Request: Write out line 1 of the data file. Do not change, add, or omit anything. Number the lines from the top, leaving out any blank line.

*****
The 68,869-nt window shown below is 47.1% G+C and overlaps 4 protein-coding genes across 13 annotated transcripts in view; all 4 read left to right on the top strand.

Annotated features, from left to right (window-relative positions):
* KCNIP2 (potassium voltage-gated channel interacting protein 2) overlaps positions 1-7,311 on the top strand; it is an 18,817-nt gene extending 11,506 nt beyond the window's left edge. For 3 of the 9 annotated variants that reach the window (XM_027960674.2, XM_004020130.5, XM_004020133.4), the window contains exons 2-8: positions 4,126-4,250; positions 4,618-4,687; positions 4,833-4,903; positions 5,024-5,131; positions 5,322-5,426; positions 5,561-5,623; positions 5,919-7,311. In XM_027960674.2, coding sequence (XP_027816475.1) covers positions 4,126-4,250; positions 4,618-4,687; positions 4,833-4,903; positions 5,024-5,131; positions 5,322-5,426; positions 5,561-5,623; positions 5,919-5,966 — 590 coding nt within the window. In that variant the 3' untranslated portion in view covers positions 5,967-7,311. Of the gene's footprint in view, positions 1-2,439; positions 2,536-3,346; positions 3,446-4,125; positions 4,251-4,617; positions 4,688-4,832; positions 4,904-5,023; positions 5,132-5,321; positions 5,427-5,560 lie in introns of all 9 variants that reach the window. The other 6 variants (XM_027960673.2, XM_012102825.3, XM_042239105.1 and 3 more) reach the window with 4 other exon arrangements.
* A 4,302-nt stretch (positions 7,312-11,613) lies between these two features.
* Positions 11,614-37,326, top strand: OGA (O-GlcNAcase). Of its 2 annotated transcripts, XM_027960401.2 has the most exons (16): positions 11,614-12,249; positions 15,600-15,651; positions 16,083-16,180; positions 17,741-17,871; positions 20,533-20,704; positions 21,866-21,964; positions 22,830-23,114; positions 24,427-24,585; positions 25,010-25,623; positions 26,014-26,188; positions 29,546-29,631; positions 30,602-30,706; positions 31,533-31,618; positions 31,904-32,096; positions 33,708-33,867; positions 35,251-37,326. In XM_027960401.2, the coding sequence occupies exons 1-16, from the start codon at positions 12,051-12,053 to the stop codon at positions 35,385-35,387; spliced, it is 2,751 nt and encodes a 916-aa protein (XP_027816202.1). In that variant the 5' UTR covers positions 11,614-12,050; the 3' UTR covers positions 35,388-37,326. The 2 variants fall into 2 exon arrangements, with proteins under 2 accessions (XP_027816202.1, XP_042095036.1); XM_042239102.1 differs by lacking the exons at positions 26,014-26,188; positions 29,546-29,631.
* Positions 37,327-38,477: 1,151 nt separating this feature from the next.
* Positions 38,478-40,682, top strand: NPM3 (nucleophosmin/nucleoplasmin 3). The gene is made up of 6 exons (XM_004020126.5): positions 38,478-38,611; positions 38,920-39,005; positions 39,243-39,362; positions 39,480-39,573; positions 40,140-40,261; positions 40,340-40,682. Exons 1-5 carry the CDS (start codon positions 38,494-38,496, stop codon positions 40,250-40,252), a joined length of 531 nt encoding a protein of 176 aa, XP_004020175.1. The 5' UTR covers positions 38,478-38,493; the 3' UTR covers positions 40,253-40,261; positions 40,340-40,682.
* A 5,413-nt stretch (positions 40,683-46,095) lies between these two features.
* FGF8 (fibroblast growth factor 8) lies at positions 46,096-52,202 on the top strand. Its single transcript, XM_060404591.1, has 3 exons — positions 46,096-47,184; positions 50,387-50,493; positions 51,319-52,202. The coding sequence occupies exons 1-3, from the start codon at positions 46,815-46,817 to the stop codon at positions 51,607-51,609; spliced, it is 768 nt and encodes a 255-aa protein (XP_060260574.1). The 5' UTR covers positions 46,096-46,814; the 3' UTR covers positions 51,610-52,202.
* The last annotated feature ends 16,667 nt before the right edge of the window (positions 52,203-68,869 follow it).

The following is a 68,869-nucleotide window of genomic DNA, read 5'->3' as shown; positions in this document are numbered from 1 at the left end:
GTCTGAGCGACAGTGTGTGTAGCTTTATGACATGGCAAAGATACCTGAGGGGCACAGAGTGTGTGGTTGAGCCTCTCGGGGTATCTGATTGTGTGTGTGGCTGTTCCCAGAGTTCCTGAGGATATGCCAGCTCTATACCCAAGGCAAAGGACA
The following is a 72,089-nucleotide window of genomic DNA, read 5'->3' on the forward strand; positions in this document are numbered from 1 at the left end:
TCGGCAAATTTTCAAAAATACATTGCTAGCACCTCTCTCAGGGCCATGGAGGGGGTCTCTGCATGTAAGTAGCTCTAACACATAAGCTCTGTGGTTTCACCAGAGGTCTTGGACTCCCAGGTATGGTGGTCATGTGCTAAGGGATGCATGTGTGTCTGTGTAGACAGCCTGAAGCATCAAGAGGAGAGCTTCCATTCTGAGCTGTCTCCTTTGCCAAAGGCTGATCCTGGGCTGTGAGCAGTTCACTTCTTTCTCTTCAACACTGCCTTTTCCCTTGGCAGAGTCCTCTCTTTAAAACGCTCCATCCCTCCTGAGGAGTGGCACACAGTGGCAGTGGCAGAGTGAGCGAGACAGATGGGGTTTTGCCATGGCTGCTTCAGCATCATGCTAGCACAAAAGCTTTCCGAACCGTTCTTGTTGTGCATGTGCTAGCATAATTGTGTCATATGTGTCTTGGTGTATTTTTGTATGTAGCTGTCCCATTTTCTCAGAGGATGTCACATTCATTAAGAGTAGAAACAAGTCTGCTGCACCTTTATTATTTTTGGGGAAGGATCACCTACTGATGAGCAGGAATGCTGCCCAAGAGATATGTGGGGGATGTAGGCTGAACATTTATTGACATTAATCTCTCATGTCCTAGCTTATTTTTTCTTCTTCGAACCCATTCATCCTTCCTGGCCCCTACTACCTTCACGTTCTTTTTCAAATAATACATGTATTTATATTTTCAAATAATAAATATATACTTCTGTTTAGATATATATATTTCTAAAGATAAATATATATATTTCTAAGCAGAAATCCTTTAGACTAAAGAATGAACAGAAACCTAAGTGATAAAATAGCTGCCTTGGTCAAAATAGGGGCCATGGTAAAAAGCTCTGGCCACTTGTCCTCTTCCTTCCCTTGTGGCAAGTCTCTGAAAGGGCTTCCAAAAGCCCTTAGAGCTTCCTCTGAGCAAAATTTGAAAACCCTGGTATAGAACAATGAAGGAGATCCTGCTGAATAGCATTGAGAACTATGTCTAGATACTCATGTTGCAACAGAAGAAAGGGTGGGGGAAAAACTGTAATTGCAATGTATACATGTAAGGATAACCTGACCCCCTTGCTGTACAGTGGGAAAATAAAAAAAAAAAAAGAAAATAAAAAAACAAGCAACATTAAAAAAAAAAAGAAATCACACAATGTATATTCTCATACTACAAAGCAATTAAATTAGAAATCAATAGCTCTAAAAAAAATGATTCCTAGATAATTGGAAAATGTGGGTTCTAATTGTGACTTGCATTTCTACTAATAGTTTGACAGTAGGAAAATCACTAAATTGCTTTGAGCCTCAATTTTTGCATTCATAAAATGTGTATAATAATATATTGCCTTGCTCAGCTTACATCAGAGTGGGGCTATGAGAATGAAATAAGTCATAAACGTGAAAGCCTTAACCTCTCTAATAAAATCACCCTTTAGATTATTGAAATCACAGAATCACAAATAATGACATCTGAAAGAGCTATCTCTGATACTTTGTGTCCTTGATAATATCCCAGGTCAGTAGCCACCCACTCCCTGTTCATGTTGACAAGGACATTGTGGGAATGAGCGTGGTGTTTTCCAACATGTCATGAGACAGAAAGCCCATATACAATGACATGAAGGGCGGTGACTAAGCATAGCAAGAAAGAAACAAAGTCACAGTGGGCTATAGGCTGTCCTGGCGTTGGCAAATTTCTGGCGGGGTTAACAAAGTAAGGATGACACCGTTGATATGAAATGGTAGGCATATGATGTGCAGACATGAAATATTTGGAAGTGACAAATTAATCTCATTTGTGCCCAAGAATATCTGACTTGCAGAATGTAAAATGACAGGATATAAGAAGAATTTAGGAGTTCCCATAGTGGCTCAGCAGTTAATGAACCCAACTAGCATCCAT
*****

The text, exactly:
The 68,869-nt window shown below is 47.1% G+C and overlaps 4 protein-coding genes across 13 annotated transcripts in view; all 4 read left to right on the top strand.